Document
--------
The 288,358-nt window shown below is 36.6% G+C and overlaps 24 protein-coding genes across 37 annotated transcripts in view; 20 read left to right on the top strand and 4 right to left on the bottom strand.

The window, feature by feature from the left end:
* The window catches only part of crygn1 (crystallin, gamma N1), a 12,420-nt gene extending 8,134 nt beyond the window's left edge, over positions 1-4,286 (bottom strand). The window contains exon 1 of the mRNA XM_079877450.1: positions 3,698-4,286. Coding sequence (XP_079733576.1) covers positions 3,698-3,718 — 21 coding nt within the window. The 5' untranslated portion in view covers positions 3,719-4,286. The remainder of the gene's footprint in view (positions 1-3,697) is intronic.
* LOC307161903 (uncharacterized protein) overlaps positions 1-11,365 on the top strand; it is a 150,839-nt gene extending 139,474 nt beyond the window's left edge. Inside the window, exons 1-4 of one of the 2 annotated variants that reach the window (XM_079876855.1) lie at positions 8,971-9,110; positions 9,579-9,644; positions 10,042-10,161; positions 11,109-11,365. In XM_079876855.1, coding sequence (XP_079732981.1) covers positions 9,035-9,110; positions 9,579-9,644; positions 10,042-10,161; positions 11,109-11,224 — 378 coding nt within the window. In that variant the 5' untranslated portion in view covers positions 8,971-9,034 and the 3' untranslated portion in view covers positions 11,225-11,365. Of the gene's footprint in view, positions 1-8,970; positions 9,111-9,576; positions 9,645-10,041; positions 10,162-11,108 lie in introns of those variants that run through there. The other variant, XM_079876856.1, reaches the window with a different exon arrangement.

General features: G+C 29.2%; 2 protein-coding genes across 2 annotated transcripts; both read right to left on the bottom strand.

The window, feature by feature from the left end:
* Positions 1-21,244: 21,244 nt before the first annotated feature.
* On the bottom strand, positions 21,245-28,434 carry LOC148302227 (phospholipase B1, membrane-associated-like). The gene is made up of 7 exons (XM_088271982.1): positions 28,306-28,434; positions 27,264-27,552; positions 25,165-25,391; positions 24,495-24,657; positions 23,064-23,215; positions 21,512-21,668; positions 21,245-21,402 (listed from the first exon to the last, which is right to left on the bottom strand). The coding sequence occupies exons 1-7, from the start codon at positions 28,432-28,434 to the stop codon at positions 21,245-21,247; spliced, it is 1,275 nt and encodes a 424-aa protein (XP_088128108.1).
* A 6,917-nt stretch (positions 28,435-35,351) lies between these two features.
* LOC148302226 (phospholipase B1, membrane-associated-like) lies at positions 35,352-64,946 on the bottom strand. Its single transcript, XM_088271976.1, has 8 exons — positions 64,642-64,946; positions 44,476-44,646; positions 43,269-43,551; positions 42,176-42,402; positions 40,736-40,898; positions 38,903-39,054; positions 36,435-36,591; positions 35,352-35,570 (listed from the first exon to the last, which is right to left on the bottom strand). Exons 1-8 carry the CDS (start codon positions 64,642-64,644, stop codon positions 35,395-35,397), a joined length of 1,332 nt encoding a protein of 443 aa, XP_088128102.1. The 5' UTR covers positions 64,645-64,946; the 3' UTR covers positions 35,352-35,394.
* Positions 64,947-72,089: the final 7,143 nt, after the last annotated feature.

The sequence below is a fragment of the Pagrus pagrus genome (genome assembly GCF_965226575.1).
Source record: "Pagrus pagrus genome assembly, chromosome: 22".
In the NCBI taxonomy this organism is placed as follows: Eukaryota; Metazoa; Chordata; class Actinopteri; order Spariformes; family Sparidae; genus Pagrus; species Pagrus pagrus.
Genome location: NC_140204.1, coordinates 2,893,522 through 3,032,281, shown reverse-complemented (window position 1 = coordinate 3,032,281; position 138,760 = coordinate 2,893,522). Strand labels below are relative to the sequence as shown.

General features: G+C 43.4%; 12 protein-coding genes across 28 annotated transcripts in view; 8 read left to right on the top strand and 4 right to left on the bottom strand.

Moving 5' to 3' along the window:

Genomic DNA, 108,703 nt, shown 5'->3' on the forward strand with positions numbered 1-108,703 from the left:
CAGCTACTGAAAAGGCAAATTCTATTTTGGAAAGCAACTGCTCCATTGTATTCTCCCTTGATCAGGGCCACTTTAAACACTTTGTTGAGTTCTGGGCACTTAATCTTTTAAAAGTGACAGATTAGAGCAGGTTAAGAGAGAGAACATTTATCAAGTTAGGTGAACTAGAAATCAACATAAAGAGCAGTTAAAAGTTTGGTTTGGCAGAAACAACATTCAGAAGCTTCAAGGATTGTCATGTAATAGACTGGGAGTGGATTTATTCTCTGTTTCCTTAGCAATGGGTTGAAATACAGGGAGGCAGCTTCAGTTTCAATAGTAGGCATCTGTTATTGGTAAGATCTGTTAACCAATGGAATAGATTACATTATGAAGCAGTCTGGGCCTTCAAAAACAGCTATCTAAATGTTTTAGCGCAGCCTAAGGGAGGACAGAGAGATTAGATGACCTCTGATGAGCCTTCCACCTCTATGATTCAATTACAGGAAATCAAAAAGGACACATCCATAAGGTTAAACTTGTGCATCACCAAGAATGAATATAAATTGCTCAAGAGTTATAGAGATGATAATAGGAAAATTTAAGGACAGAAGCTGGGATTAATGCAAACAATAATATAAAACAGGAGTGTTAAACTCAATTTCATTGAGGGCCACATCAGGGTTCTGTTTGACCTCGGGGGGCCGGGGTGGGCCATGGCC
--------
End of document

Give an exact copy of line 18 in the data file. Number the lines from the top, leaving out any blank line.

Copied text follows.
Genomic DNA, 108,703 nt, shown 5'->3' on the forward strand with positions numbered 1-108,703 from the left: